Like their larger counterparts, mini offset spatulas are great for two main things: spreading things out and moving food from one place to another. Use them to spread cake batter into an even layer in even the smallest of baking tins, or to achieve that perfect swoosh of frosting on your next cupcake. Coax delicate, thinly rolled pastry dough off your countertop, or lift fragile just-baked cookies from sheet pan to cooling rack.

Invest $7 in a mini measuring cup and you can kiss your cocktail jiggers goodbye—you’ll never need them again. This version from Oxo is essentially a tiny (4-ounce) version of our favorite liquid measuring cup, and it's perfect for doling out vinegar and oil for marinades and dressings, as well as amaro for that pre-dinner drink.

In our most recent round of air fryer testing, we put mini air fryers head-to-head to figure out which was the best pick for those who are looking to hop on the air fryer bandwagon without sacrificing precious counter or storage space. The compact model from Cosori came out on top—consider it your ticket to shatteringly crisp single servings of fries, juicy and browned skin-on chicken thighs, and golden slices of zucchini.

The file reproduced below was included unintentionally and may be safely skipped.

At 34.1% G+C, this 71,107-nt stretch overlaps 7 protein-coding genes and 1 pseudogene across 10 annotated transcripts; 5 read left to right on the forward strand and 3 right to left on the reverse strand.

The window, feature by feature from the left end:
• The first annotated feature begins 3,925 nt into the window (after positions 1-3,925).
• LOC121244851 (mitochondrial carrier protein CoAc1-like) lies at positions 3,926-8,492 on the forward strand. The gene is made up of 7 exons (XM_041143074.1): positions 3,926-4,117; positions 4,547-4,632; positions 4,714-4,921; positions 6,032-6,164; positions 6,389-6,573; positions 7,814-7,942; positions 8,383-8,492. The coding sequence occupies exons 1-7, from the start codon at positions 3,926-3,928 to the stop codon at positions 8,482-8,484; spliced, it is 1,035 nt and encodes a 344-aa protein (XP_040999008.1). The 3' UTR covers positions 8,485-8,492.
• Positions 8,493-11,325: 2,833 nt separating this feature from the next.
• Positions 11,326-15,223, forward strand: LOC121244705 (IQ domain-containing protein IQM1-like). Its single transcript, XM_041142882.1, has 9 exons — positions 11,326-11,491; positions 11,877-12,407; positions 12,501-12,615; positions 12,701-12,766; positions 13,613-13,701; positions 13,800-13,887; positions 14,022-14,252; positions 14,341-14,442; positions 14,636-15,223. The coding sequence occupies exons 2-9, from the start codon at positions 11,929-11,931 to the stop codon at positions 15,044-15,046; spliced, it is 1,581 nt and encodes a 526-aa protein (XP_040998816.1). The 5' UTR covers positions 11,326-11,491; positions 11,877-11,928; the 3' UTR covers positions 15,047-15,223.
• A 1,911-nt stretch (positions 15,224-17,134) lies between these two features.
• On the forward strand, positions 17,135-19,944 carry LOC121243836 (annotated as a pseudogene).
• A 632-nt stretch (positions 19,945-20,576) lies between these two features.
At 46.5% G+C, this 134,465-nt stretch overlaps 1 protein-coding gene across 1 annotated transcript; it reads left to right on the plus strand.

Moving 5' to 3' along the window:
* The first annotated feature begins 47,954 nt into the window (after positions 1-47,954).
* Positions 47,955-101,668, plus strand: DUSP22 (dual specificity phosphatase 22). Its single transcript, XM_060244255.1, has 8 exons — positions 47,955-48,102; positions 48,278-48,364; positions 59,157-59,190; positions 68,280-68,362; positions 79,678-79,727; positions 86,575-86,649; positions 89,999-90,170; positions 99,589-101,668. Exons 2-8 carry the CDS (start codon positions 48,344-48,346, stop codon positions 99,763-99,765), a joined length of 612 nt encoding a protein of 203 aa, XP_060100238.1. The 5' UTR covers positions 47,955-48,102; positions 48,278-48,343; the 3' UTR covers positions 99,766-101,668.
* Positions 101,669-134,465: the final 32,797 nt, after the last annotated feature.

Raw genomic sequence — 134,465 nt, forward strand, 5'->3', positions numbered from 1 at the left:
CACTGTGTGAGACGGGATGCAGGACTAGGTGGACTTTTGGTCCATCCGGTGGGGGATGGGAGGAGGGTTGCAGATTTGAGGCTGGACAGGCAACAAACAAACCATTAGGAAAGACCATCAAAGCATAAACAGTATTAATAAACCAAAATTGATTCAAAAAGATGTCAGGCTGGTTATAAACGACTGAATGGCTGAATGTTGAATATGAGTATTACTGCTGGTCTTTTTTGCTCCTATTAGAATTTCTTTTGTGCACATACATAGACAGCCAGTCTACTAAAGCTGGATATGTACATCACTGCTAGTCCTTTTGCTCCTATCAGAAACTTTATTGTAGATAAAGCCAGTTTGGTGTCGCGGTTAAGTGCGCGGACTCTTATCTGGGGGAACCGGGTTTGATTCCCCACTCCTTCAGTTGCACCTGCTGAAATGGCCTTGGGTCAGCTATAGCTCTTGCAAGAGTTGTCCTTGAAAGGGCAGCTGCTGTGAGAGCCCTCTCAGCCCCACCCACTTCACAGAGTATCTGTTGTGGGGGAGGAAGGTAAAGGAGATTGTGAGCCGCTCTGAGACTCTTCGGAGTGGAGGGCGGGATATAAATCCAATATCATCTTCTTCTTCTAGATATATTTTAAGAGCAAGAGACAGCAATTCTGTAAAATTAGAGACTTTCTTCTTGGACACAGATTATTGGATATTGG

While I love the idea of making a huge batch of waffles for a crowd on a lazy Sunday morning, the reality is that I rarely have a crowd to feed, and I certainly don't have the space for a full-size four-square waffle maker like the All-Clad that won our product testing. Investing $13 in this easy-to-use mini waffle maker from Dash means I can make waffles on a whim, for me, myself, and I—what a luxury. If you lack space and people to feed, or you just really like the sound of eating piles of miniature breakfast foods, this is the gadget for you.

Even if you already have a standard-size food processor, a mini version deserves a spot in your kitchen appliance lineup. It’ll do a better job than the big guy of whizzing up one-can batches of hummus or small quantities of herbs for pesto, and its compact size means you can easily stash it away in a cupboard when it's not in use. Here at Epi we love this appliance so much that we ran a whole product test to find the best mini food processor on the market.

I love a set-it-and-forget-it-type recipe as much as the next person. But most of them—we’re talking pork shoulder, coq au vin—make enough to feed an army, and I live in a household of two. This mini slow cooker can do everything a full-size one can, but it allows you to scale down the recipe so that you’re not stuck eating the same thing all week.